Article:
Seemingly overnight, Vero has burst into the internet zeitgeist — with the social network currently sitting in the top position on Apple’s App Store ranking of free apps.
The startup, which quietly launched the app in 2015, says it is nearing 1 million registered users. A major part of its appeal: Unlike Facebook, Twitter, Instagram or Snapchat, Vero does not have any advertising. “We made our business model subscription-based,” the company says in its manifesto, “making our users our customers, not advertisers.” That’s led observers to dub it “the anti-Facebook.”
Vero also touts its ability for users to fully control what they share (in four designations: close friends, friends, acquaintances, or anyone) with the ability to turn followers on or off. The app presents all the posts in the feed in chronological order.
“We don’t have algorithms that decide what you see,” said Vero co-founder and CEO Ayman Hariri. “You need to have the entire environment encourage a true social interaction.”
Hariri, a billionaire whose family operates one of the largest construction companies in Saudi Arabia, is bankrolling the company himself although he’s also brought in a few “friends and family” investors. His father was Lebanese prime minister Rafic Hariri, who was assassinated in 2005. Last year, Saudi Oger, the construction giant where Ayman Hariri had been deputy CEO, shut down “after years of mismanagement,” leaving thousands of workers unpaid and at least $3.5 billion in debt, according to a Bloomberg report.
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The startup has a few Hollywood connections, including filmmaker Zack Snyder. Hariri, who has a computer science degree from Georgetown University, is a huge comic-book fan and owns one of the largest comic-book collections in the world (known as the “Impossible Collection”). The wealthy comics superfan met Snyder when he was directing “Batman v Superman: Dawn of Justice,” and Hariri had a few cameos in the movie.
After the two became friends, Snyder learned about Vero — and became a booster for the app. A rep for Snyder said he was attracted by the video and image quality of Vero, and that “he loves the clean interface, the ad-free environment, and the fact that there are no algorithms.”
Last September, Snyder posted his four-minute film “Snow Steam Iron” on Vero. The violent, noir-ish film, set “on the blood-stained streets of a seedy out-of-time New York City, also is available on Vero’s website (at vero.co/discover/zacksnyder).
Snyder last fall became a “brand ambassador” for Vero and the startup granted him an equity stake “as a thank-you for his support,” according to Hariri.
Vero also has a deal with DMC Film, the U.K. production company founded by actor Michael Fassbender, Daniel Emmerson and Conor McCaughan under which Vero is funding up-and-coming directors’ films. Other content deals include pacts with Max Joseph (MTV’s “Catfish”) for an exclusive documentary series “Charismatic Thinker”; actor Asim Chaudhry (BBC Three’s “People Just Do Nothing”) for his directorial debut with comedy “Love Pool”; and Condé Nast’s British GQ.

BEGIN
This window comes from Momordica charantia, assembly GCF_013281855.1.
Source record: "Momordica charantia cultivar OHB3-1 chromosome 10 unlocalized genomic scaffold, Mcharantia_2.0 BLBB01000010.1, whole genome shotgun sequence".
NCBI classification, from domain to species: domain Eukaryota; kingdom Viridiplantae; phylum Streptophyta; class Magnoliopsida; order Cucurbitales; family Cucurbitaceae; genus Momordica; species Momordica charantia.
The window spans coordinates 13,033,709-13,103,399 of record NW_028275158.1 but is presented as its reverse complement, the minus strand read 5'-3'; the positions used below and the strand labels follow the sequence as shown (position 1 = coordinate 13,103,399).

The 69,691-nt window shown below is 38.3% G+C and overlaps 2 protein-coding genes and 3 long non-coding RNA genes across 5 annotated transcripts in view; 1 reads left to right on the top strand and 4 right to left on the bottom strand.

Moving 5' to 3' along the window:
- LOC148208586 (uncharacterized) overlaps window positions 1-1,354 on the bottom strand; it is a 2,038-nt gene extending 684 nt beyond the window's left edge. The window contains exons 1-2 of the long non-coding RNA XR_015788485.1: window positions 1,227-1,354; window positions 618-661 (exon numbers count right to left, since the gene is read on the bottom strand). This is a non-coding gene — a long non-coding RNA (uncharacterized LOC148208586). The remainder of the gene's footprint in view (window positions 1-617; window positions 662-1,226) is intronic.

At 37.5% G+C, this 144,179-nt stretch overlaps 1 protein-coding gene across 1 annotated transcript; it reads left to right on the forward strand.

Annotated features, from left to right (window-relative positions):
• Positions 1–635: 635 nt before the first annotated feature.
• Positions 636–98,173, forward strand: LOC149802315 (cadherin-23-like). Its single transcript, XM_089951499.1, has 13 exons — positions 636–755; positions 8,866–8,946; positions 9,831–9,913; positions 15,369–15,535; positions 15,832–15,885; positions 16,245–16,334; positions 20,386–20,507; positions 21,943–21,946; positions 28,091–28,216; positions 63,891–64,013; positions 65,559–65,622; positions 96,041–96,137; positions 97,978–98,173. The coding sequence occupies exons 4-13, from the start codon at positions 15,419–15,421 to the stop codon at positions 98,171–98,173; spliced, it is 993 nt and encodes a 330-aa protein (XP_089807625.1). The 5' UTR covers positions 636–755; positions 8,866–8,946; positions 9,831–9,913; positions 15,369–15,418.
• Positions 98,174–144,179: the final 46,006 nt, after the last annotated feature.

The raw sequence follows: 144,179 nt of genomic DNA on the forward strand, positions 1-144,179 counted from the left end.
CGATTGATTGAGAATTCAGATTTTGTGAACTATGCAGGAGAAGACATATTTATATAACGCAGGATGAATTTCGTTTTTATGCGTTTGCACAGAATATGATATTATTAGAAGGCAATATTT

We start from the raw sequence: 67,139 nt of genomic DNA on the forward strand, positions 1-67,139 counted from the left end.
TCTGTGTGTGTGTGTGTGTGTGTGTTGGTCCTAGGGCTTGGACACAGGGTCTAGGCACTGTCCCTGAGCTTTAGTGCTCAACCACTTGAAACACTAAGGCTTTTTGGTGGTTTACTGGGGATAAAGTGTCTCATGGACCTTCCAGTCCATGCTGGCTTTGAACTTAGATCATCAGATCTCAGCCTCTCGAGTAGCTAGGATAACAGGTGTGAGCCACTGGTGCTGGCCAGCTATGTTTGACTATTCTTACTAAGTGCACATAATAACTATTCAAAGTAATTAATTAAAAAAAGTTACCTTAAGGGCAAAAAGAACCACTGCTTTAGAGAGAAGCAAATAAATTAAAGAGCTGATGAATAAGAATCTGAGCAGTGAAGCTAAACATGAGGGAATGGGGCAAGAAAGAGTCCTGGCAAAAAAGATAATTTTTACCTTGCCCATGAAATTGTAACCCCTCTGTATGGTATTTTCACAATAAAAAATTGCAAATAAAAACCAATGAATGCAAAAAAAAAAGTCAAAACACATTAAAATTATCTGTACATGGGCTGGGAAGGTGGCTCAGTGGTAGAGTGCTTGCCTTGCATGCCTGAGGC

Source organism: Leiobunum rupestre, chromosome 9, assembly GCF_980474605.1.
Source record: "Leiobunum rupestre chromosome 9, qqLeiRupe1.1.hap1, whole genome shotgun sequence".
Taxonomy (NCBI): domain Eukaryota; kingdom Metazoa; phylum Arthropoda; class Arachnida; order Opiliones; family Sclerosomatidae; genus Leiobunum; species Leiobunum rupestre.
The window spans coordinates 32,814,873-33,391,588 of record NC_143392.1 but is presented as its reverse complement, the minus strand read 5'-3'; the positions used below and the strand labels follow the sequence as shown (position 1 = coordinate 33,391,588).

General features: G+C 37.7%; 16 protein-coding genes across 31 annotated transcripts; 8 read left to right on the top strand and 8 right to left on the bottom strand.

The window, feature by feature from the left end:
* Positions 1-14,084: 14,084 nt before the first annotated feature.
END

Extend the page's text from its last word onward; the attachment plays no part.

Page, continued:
“We want Vero to be a place where creatives feel good about putting their content,” said Hariri.
It’s not totally clear why Vero (which means “true” in Latin and several Romance languages) has gone viral. Hariri said the growth has been organic, first attracting fans among cosplay enthusiasts and then professional photographers.
But Vero’s ascent could stall — because it’s not going to be a free app forever. The company is promising the first 1 million users who sign up free access for life. Hariri isn’t yet saying how much it’s going to charge for those beyond that. Once it puts up a paywall, however, Vero’s growth could peter out.
Hariri isn’t concerned. “It’s more about having people who are engaged and believe in it — and if that means less users, so be it. That’s not our metric of success,” he said.
Meanwhile, there’s a downside to Vero’s sudden popularity: The app is encountering technical issues and performance problems. The app was displaying sporadic “Server side service timeout” error messages Tuesday, and a notice on the startup’s site says, “We are experiencing higher than normal load. We are working to resume normal service as soon as possible.”
Those issues presumably can be resolved. But how long will Vero’s hype cycle last? While it may be benefiting from thousands of people wondering what the buzz is all about — or simply hoping to be among the first 1 million users who won’t have to pay — the jury is still out as to whether the “relationship-first social network” will have a lasting impact. The excitement could obviously wither once Vero starts charging users for the service.
“The target really is to make this incredibly easy for people to accept,” Hariri said. “It’s really not about creating this astronomically premium service. But at the end of the day, it has to be sustainable.” In addition to individual subscriptions, Vero charges a transaction fee to merchants when they sell products via the app’s e-commerce feature.
Hariri said Vero has about 30 employees, scattered across the globe in France, Germany, the U.K. and the U.S. “We don’t really have a formal office,” said Hariri, who now lives in Italy. As a legal entity, Vero is registered in New York.
At this point, Vero is not any threat to snipe users away from the major social platforms. Snyder, for example, currently has around 87,000 followers on Vero — compared with 619,000 on Twitter. But again, according to Hariri, achieving vast scale isn’t the endgame.
“We don’t have to get the entire world on this thing,” he said.